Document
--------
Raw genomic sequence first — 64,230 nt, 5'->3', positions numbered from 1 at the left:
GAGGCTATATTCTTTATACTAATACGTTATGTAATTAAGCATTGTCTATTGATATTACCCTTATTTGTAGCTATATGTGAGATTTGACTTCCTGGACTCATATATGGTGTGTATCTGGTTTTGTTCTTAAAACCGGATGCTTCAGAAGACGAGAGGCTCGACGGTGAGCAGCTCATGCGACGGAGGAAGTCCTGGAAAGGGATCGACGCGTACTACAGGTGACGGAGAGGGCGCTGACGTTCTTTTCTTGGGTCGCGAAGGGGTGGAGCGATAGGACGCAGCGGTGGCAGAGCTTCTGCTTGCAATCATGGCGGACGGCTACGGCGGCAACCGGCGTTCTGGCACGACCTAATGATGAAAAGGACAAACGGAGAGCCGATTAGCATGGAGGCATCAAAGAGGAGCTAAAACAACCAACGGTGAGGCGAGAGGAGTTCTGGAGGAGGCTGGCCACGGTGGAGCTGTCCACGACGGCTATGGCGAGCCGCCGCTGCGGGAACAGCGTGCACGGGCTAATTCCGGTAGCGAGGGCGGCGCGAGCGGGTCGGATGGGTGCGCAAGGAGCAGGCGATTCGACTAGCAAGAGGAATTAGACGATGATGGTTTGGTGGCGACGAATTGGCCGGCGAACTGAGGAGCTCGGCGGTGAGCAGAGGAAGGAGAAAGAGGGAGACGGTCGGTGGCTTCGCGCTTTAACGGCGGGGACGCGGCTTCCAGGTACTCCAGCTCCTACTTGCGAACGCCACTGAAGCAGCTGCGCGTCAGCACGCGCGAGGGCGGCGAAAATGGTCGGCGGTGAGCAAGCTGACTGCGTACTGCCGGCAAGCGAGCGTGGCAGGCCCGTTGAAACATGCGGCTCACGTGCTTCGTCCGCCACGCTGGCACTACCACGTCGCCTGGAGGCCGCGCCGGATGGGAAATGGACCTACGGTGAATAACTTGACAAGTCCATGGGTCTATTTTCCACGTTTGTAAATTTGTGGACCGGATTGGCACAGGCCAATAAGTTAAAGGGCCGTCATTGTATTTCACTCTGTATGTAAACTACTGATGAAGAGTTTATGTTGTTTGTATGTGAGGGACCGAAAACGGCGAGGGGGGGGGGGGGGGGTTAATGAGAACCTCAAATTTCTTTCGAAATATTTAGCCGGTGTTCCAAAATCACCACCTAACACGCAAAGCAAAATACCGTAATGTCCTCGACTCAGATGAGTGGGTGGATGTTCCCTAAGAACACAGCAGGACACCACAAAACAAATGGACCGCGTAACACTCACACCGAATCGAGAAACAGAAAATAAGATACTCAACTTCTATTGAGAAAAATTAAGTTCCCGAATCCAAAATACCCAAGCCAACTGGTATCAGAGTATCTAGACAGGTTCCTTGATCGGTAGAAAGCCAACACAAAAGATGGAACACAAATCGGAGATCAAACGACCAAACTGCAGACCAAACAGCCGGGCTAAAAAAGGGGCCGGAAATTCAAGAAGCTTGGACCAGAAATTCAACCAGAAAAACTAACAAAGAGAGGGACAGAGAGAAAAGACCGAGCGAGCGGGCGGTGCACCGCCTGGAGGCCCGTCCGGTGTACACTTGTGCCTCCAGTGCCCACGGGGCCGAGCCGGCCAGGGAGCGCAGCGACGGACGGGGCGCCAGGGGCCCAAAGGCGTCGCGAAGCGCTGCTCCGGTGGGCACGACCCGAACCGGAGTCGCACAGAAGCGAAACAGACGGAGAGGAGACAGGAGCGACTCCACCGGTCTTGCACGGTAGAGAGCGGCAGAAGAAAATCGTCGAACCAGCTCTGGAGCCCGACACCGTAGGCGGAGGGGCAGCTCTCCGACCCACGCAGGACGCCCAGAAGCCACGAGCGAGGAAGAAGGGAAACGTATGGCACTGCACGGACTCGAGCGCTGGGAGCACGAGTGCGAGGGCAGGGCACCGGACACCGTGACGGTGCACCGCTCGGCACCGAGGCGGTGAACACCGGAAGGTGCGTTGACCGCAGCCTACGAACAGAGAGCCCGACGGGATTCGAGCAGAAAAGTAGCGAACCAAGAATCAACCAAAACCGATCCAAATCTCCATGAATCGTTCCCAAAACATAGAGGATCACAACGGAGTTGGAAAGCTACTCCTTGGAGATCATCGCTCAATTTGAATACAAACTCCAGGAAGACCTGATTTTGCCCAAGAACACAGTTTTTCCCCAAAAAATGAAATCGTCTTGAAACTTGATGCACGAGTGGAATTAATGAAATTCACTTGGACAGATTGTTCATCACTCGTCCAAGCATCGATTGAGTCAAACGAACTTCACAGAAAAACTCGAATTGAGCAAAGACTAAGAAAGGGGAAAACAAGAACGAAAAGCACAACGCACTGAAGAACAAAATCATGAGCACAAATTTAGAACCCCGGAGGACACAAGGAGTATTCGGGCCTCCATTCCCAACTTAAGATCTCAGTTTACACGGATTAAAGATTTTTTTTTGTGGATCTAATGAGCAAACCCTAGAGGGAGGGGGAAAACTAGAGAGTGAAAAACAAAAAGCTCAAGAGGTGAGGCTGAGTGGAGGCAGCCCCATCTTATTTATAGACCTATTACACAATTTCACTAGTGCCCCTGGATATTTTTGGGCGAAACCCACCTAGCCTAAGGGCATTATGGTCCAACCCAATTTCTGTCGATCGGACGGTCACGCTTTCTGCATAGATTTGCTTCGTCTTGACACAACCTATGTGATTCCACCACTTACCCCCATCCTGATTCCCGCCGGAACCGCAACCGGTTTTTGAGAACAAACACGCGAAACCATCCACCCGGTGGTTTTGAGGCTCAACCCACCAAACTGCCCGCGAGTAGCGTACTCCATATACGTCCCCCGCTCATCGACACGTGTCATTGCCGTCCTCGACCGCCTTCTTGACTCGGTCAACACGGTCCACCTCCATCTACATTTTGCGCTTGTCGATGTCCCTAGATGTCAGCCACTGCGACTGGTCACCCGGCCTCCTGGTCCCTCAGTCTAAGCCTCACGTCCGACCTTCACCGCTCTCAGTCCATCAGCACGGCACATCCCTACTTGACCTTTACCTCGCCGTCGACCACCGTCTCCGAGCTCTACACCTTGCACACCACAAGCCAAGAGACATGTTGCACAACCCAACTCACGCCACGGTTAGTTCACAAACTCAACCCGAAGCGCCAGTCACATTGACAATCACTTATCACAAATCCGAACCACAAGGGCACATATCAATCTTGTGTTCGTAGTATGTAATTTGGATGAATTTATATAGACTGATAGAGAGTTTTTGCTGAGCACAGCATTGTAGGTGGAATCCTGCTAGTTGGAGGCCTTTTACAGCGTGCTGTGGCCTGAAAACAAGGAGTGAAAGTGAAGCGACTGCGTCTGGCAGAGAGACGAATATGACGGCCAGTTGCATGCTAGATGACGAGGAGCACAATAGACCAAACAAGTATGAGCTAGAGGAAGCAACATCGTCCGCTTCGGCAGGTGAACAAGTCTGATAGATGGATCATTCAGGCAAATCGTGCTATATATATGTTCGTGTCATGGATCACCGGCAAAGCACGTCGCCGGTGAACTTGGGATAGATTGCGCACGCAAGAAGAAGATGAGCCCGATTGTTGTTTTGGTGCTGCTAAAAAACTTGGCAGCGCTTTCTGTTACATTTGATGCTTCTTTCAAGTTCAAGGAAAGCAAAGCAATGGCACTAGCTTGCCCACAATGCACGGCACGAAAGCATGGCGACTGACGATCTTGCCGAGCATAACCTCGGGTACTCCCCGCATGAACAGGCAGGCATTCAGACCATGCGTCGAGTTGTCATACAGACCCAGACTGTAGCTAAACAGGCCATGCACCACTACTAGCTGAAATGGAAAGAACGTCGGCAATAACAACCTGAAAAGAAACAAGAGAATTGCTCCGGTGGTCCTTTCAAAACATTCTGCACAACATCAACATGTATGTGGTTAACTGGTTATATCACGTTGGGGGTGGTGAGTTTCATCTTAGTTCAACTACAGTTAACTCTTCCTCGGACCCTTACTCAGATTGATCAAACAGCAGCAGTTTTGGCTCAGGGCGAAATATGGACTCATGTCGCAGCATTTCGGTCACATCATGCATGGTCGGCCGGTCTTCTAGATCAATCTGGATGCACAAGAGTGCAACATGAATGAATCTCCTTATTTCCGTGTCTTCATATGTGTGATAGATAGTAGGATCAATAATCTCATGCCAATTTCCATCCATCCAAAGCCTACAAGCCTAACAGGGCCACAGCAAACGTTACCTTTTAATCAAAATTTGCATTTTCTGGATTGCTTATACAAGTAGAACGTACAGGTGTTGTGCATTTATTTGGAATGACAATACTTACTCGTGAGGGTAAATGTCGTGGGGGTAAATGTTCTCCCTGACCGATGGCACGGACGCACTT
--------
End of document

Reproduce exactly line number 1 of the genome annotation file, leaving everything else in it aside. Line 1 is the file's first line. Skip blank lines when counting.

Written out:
Raw genomic sequence first — 64,230 nt, 5'->3', positions numbered from 1 at the left: